It's February... We are right in the thick of winter. If you exercises outdoor, winter might not be a time you particularly relish. You might even have switch all of your workouts indoor by now. Or worse... You might have stopped exercising altogether because you have been less than motivated and feeling lethargic from the weather...
Curling up under a blanket by a fireplace likely sounds more appealing.
But know that winter tends to bring a weight gain of 5 to 10 pounds on average. Can you only blame the weather?
Winter is of course a great time for outdoor activities and cardiovascular activities.
Today, my only goal is to do a review of the risks, but mostly the benefits of exercising in cold weather.
You might have to take extra precautions and measures but will learn that winter brings on special benefits when it comes to exercising.
To help you plan for exercising in cold weather, you need to first understand the risks. Let’s review these first.
HYPOTHERMIA: this is when your body’s heat is lost faster than your body can create it. A low body temperature can trigger a heart attack, as well as organ damage, like your kidneys and liver.
Elderly/ geriatric patients are are greater risk of hypothermia and layering is particularly important in this population.
FROSTBITE: Exposure to extreme cold and below freezing temperature leads to the injury of body tissue that creates permanent damage. You do not need to be climbing in the Himalayas to be subject to frostbite. Your extremities, and particularly your hands/fingers and feet/toes are especially at risk.
if you have experienced red, swollen and numb fingers after being in cold weather, with rapid improvement once you warm-up, you have been exposed to frostnip, and not frostbite.
Wearing a hat, gloves and thick/warm socks when exercising in cold weather becomes very important not only to prevent frostbite, but also prevent hypothermia. If you are a jogger, you might feel it is not necessary but your hands will stay cold even as the rest of your body warms up.
FALLS: With cold weather, ice and snow can be a daily occurence for you depending on where you live. And of course, with this the risk of falls from slipping is real.
MUSCLES INJURY: Cold temperature promote vasoconstriction, which is the narrowing of your blood vessel. What does that mean when exercising?
it means the muscles your are using to walk, run/jog, cross-country ski or perhaps snowshoe could not be receiving sufficient amount of oxygen for their proper function. This could lead to a strain or a tear.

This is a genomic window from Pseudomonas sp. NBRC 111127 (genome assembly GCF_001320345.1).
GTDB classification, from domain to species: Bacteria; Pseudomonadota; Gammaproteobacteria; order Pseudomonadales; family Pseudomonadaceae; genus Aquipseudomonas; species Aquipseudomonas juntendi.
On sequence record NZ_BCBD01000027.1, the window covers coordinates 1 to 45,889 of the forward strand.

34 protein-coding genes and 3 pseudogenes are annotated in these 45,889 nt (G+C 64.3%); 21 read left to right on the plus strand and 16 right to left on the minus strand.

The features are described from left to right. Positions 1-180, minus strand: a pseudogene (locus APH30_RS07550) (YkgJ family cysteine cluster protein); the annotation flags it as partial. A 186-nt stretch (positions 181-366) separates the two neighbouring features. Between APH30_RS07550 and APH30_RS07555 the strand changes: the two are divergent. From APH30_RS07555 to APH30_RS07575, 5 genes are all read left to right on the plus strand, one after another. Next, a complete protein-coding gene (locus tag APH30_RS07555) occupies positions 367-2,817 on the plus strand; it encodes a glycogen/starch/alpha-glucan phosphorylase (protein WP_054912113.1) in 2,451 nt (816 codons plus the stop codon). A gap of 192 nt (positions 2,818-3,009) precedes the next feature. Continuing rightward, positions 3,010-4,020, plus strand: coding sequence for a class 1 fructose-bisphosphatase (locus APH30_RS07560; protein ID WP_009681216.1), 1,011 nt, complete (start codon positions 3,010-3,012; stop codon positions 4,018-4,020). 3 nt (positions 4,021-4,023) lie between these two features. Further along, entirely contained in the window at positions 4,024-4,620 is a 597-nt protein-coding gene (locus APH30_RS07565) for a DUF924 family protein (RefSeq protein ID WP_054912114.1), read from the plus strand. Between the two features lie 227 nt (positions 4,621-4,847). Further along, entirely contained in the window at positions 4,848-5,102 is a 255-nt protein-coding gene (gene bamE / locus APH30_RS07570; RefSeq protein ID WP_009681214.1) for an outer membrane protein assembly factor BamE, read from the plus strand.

WHAT ABOUT THE HEART?
Your heart is a muscle as well and so it also has to deal with vasoconstriction each time you exercise in temperature below 59 degrees. In cold weather, your heart has to work harder in order to pump blood through your system and delivers oxygen to the muscles and joints that are buying used when exercising.
Depending on the condition of your circulatory system/ your blood vessels( think possible narrowing due to condition like atheroscleroris), your heart will have to work even harder and that could lead to strain or even a heart attack.
Like before engaging in exercises or sports, it is always a good idea to consult with your physician, especially if you are found to have a possibly undiagnosed circulatory conditions ( or any other) that might affect the way your heart will perform in cold weather.
This is not a contraindication for exercising in cold weather... but merely a precaution
WHAT ABOUT THE LUNGS?
If you have exercises outside in cold weather before, you might have experience a burning sensation or chest pain.
this is because your lungs are very sensitive to cold. Breathing large amount of cold air creates extra work for your lungs. In mild temperature, your lungs humidify the air you breather while at the same time heating that air. When you breathe cold air, the cold air makes your airways constrict/ narrower, which makes it more difficult for your lung as they re also trying to humidify and warm that air as fast as possible.
Cold air is typically dry and can dry your throat ad lungs excessively.
with practice, you can help your lung to adapt better to exercising in cold air. But that will not make your lung get in shape any faster.
Of course if you suffer from asthma or other respiratory condition that tends to constrict your airways, you might also have to modify your workout in cold weather.
Asthma specialists recommends to not exercise outdoor when the temperature is in the single digits as it could trigger an asthma attack.
And now, on to the many benefits of exercising in cold weather:
Despite the risk previously listed, exercising in cold weather can have some benefits:
So as you can see, next time you try to use the cold temperatures as an excuse for not exercising, you should reminds yourself about these health benefits.
But of course the dangers of cold temperatures cannot be ignored and you should take the following precautions:
So there you have it... Cold temperatures can be very beneficial when it comes to your health... The winter and fall could turn out to be the perfect time to exercise
Pierre-Yves Butheau, MPT, CMP has been a physiotherapist for 19 years and has a passion for helping people move better, return from and prevent injuries, as well as improve their function and quality of life. He has a strong interest in addressing the root cause of and treating neuro-musculoskeletal conditions while educating his patients with the knowledge to manage their conditions and prevent recurrence. Pierre also has a niche in treating Bell's palsy and temporomandibular joint dysfunctions.